Notes on Galanthus – Snowdrops.
Firstly, I am absolutely not an “expert” on this vast subject. There are many who are and consequently several books have been written by ‘galanthophiles’ and those with a serious interest in snowdrops. (Copies of most, I confess, are on my bookshelves).
Although I am always keen to see snowdrops en masse in woodlands and large gardens, such as at Colesbourne and Painswick Rococco Gardens, it is far more alluring for me to see them in small gardens and in the wild.
My interest has always been growing snowdrops in the garden in which other plants take second place. I first planted some dry bulbs about 45 or so years ago from a well-known retailer in town, and was disappointed when they didn't grow. I tried again but still no little white bells appeared. However, I eventually found some ‘in the green’ on a market stall in Portsmouth, later in Southsea (where I also first noticed Leucojum Aestivum Gravetye Giant), and Winchester markets. Very chilly places in February. I purchased my first potful of ordinary nivalis, and a little later, Flore pleno the double snowdrop. These quickly bulked up, were lifted and divided every few years until at present where they are interwoven along the backs of borders
Markets are a good place to buy from as stallholders usually pot on from their own plants. Visiting Winchester some years later, on a freezing cold day, I purchased two pots full with short green tips barely through the compost and one white bud developing. The obviously cold, but cheery lady on the market stall said they were from a large estate garden and wasn't sure what type they were. Arriving home that night, on closer inspection I noted different leaves. I separated them into 4 different types: a gracilis with twisted leaves, a short single, small double and a tall double, all now grown into good size clumps.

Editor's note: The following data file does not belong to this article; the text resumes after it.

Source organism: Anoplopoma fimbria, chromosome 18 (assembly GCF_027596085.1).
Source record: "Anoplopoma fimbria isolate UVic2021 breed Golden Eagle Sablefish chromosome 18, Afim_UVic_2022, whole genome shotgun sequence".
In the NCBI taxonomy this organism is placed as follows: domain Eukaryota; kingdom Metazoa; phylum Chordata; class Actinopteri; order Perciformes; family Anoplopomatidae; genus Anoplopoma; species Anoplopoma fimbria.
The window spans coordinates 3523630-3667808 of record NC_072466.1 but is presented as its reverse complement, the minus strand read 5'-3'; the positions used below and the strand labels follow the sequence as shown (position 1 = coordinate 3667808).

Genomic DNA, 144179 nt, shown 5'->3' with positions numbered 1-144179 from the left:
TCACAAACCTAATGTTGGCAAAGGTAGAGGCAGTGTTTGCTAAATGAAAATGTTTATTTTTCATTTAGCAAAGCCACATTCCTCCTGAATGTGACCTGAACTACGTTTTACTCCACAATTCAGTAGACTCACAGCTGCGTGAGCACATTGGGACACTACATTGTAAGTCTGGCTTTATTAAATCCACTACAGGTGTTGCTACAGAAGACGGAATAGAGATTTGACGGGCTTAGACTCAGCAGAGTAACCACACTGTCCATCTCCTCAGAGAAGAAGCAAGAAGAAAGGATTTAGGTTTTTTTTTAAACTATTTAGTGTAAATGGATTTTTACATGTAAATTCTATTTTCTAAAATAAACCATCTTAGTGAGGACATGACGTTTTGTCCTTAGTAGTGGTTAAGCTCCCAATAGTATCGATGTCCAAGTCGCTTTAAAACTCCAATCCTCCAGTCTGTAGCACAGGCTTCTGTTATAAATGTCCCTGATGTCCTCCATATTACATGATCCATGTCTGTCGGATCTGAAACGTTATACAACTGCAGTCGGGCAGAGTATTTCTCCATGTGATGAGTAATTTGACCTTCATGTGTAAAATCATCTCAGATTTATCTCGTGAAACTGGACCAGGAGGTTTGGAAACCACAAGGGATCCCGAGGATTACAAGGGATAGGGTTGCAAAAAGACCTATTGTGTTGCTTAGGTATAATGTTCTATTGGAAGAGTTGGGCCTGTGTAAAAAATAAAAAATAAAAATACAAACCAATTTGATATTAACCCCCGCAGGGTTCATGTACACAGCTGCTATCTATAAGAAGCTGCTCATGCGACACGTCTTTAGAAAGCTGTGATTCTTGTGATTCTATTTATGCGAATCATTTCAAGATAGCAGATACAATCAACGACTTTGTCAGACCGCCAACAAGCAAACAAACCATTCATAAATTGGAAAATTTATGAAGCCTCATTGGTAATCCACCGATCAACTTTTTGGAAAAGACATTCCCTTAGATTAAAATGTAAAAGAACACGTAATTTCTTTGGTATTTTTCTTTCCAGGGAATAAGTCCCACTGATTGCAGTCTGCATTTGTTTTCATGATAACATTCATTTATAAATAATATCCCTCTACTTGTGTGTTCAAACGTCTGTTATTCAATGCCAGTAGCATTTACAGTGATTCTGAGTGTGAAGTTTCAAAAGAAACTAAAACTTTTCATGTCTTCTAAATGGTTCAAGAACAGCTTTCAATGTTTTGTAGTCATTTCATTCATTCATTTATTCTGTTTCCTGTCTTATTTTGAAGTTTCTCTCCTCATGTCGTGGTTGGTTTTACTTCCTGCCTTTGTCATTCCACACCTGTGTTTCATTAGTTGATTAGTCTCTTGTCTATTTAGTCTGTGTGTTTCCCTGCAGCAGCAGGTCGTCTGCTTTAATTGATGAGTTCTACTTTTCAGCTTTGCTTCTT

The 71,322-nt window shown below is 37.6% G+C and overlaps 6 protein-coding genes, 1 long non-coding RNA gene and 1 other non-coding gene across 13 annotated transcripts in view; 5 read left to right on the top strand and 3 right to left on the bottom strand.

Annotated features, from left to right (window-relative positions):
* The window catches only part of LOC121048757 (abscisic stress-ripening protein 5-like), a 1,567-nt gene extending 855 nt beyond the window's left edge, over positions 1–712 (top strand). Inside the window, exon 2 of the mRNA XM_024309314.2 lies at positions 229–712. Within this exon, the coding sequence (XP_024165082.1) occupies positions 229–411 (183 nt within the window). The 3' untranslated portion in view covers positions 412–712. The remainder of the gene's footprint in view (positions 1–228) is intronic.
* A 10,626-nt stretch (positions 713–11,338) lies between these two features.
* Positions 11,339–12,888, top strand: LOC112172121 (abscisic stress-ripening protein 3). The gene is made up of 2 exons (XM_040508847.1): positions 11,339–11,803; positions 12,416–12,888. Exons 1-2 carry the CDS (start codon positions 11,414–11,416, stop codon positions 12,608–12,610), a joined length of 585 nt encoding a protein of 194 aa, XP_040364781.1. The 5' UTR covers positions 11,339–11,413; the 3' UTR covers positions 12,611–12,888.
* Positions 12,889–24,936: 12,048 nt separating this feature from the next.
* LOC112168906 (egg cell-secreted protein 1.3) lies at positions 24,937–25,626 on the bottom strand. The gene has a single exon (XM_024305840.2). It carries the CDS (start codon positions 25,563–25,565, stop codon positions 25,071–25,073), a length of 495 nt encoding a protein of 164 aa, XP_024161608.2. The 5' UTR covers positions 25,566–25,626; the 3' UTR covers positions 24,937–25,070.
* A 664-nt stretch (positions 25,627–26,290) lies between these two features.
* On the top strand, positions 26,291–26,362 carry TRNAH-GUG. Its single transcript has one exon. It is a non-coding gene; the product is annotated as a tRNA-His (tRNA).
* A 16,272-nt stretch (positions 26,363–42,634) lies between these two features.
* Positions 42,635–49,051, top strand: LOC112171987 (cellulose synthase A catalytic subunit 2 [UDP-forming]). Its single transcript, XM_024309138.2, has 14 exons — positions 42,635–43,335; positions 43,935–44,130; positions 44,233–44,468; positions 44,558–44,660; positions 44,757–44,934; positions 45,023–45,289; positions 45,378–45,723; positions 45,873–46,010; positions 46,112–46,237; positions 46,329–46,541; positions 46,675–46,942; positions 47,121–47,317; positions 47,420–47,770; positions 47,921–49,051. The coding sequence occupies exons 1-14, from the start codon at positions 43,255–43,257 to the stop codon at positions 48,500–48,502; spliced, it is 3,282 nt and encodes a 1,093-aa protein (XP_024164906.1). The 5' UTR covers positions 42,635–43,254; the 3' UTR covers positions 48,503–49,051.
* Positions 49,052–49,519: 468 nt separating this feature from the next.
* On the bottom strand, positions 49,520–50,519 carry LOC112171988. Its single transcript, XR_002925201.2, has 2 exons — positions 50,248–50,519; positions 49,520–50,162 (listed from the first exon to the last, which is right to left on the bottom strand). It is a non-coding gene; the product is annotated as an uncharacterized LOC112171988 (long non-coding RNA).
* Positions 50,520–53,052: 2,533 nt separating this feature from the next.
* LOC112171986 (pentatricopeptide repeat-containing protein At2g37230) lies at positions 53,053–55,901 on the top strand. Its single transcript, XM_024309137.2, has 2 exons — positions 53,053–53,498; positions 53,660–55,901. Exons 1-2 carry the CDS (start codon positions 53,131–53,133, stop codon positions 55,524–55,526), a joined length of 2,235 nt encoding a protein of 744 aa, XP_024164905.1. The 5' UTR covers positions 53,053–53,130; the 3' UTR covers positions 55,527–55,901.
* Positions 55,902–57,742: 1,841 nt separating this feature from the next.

I was quite happy until I saw newspaper and magazine articles in the same year highlighting the beauty of other varieties and started scouring plant catalogues and gardening magazines for garden-worthy varieties that were not too expensive. I soon developed the beginning of a collection, slowly added to ever since.
Many snowdrops are named but have very similar markings and some over years have changed name. If you have a real interest in starting a collection, I suggest some research first. This is much easier now with the internet and good books.
I now buy from specialist suppliers knowing they have been grown from divisions, or twin scaling. Over the years I have lost a few purchased ‘specials’, but others thrived. Large clumps of nivalis are dug up after flowering and as neighbours will testify, appear in pots outside my gate, vanishing just as quickly, taken by passing neighbours who choose to plant them in their gardens. (Something I have done for many years with excess plants and bulbs, usually labelled). However, this year excess bulbs are being donated and planted elsewhere in the locality.
There are few species, some still being discovered, but so many named hybrids now that it would be almost impossible to collect them all, and unless you have many acres, would be equally difficult to fit into a garden. Snowdrops, when planted too closely, can be quite promiscuous and develop new hybrids or even bulk into one type. Real enthusiasts will be seen bent double or knelt down to get a closer view of their prize snowdrops, should they miss something ‘special’ and indeed this is how most of the named varieties are found.
I would urge you when out walking, to unobtrusely peep over hedges, fences and garden walls for sight of these little treasures. The Clothiers Arms on Bath Road has a fine display of snowdrops and primroses on its banks. A walk along the Painswick Road, for instance, just after the entrance to the Salmon Springs trading estate, you can see lovely carpets of snowdrops in private gardens. and a little further in a privately owned field. Keep your eyes peeled along road verges and hedgerows, there are still beautiful wild flowers to be seen. Groups of walkers on a ‘snowdrop finding’ mission could be quite interesting.
Snowdrops are naturally woodland plants and like sheltered light shade in summer with an open aspect in spring. Best planted quite deeply in spring after flowering, known as planting ‘in the green’, a good time too to lift, divide and replant. Always plant above the yellow stem line that shows where it was in the ground.
If you wish to extend the season of white drops into snowflakes, I recommend Leucojum Vernum, a larger plant flowering in spring in moist soil and light shade: Leucojum Aestivum Gravetye Giant is a summer snowflake flowering April/May to about 15-18" tall, and the little known but lovely September Snowflakes requiring full sun and drier conditions now called Acis.
Article by Barbara Wood
Article by Barbara Wood